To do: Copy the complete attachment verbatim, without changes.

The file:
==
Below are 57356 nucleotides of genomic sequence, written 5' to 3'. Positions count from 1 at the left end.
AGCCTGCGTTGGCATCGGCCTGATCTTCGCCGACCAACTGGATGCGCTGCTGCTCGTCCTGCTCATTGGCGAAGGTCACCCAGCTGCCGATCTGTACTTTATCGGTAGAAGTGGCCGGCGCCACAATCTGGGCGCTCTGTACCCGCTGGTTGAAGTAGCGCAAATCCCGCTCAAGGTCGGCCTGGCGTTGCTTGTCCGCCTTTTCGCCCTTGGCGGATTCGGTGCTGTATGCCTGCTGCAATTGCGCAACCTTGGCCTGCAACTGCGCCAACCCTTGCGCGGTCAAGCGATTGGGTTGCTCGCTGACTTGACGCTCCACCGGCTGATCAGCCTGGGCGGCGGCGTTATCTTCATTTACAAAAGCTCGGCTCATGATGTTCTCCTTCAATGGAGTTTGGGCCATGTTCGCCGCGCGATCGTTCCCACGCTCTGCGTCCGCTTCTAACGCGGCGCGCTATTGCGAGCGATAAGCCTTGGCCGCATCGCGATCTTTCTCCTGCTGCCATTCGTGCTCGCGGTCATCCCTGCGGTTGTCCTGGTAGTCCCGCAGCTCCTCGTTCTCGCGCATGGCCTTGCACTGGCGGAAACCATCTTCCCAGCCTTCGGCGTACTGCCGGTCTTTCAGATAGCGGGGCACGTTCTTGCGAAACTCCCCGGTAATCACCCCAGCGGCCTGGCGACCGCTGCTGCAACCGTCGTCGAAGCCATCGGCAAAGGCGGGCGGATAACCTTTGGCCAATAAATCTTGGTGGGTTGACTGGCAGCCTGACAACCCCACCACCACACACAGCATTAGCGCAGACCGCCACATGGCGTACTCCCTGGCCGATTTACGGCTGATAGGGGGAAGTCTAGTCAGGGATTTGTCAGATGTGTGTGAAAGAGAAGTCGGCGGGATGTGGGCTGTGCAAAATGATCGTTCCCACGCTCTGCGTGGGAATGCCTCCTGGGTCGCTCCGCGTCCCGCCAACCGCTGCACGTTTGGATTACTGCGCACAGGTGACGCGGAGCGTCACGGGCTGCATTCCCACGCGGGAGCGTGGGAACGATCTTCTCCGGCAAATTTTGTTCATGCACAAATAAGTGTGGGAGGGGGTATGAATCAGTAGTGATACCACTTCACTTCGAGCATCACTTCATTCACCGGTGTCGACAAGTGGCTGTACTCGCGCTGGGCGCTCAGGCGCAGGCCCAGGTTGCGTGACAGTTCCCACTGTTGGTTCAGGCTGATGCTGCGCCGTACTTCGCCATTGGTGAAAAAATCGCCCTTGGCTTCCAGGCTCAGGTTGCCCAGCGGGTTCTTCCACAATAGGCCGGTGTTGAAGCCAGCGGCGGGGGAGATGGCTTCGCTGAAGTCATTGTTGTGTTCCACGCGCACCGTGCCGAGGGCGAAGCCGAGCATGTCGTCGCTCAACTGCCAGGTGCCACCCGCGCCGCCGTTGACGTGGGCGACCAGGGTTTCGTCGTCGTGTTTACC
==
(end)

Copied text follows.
Below are 57356 nucleotides of genomic sequence, written 5' to 3'. Positions count from 1 at the left end.
AGCCTGCGTTGGCATCGGCCTGATCTTCGCCGACCAACTGGATGCGCTGCTGCTCGTCCTGCTCATTGGCGAAGGTCACCCAGCTGCCGATCTGTACTTTATCGGTAGAAGTGGCCGGCGCCACAATCTGGGCGCTCTGTACCCGCTGGTTGAAGTAGCGCAAATCCCGCTCAAGGTCGGCCTGGCGTTGCTTGTCCGCCTTTTCGCCCTTGGCGGATTCGGTGCTGTATGCCTGCTGCAATTGCGCAACCTTGGCCTGCAACTGCGCCAACCCTTGCGCGGTCAAGCGATTGGGTTGCTCGCTGACTTGACGCTCCACCGGCTGATCAGCCTGGGCGGCGGCGTTATCTTCATTTACAAAAGCTCGGCTCATGATGTTCTCCTTCAATGGAGTTTGGGCCATGTTCGCCGCGCGATCGTTCCCACGCTCTGCGTCCGCTTCTAACGCGGCGCGCTATTGCGAGCGATAAGCCTTGGCCGCATCGCGATCTTTCTCCTGCTGCCATTCGTGCTCGCGGTCATCCCTGCGGTTGTCCTGGTAGTCCCGCAGCTCCTCGTTCTCGCGCATGGCCTTGCACTGGCGGAAACCATCTTCCCAGCCTTCGGCGTACTGCCGGTCTTTCAGATAGCGGGGCACGTTCTTGCGAAACTCCCCGGTAATCACCCCAGCGGCCTGGCGACCGCTGCTGCAACCGTCGTCGAAGCCATCGGCAAAGGCGGGCGGATAACCTTTGGCCAATAAATCTTGGTGGGTTGACTGGCAGCCTGACAACCCCACCACCACACACAGCATTAGCGCAGACCGCCACATGGCGTACTCCCTGGCCGATTTACGGCTGATAGGGGGAAGTCTAGTCAGGGATTTGTCAGATGTGTGTGAAAGAGAAGTCGGCGGGATGTGGGCTGTGCAAAATGATCGTTCCCACGCTCTGCGTGGGAATGCCTCCTGGGTCGCTCCGCGTCCCGCCAACCGCTGCACGTTTGGATTACTGCGCACAGGTGACGCGGAGCGTCACGGGCTGCATTCCCACGCGGGAGCGTGGGAACGATCTTCTCCGGCAAATTTTGTTCATGCACAAATAAGTGTGGGAGGGGGTATGAATCAGTAGTGATACCACTTCACTTCGAGCATCACTTCATTCACCGGTGTCGACAAGTGGCTGTACTCGCGCTGGGCGCTCAGGCGCAGGCCCAGGTTGCGTGACAGTTCCCACTGTTGGTTCAGGCTGATGCTGCGCCGTACTTCGCCATTGGTGAAAAAATCGCCCTTGGCTTCCAGGCTCAGGTTGCCCAGCGGGTTCTTCCACAATAGGCCGGTGTTGAAGCCAGCGGCGGGGGAGATGGCTTCGCTGAAGTCATTGTTGTGTTCCACGCGCACCGTGCCGAGGGCGAAGCCGAGCATGTCGTCGCTCAACTGCCAGGTGCCACCCGCGCCGCCGTTGACGTGGGCGACCAGGGTTTCGTCGTCGTGTTTACC